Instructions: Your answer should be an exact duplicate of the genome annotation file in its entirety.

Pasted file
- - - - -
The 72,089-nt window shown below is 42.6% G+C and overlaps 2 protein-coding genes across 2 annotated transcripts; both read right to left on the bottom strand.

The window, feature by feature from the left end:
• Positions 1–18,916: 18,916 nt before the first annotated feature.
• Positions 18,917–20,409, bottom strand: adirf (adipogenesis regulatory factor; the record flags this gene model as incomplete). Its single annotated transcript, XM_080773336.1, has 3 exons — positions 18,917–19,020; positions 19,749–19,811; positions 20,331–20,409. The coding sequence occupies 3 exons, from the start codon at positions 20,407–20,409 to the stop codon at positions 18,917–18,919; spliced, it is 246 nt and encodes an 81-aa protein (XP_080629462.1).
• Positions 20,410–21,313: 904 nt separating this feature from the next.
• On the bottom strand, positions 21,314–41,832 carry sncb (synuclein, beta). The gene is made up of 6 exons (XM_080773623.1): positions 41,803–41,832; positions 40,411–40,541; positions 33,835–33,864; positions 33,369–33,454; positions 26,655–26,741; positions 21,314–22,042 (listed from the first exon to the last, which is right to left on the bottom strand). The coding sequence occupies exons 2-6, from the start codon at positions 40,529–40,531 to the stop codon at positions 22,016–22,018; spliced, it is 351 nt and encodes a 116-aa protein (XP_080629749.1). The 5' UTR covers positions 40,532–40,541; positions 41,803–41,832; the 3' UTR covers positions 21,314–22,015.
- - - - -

The 72,089-nt window shown below is 42.6% G+C and overlaps 2 protein-coding genes across 2 annotated transcripts; both read right to left on the bottom strand.

The window, feature by feature from the left end:
• Positions 1–18,916: 18,916 nt before the first annotated feature.
• Positions 18,917–20,409, bottom strand: adirf (adipogenesis regulatory factor; the record flags this gene model as incomplete). Its single annotated transcript, XM_080773336.1, has 3 exons — positions 18,917–19,020; positions 19,749–19,811; positions 20,331–20,409. The coding sequence occupies 3 exons, from the start codon at positions 20,407–20,409 to the stop codon at positions 18,917–18,919; spliced, it is 246 nt and encodes an 81-aa protein (XP_080629462.1).
• Positions 20,410–21,313: 904 nt separating this feature from the next.
• On the bottom strand, positions 21,314–41,832 carry sncb (synuclein, beta). The gene is made up of 6 exons (XM_080773623.1): positions 41,803–41,832; positions 40,411–40,541; positions 33,835–33,864; positions 33,369–33,454; positions 26,655–26,741; positions 21,314–22,042 (listed from the first exon to the last, which is right to left on the bottom strand). The coding sequence occupies exons 2-6, from the start codon at positions 40,529–40,531 to the stop codon at positions 22,016–22,018; spliced, it is 351 nt and encodes a 116-aa protein (XP_080629749.1). The 5' UTR covers positions 40,532–40,541; positions 41,803–41,832; the 3' UTR covers positions 21,314–22,015.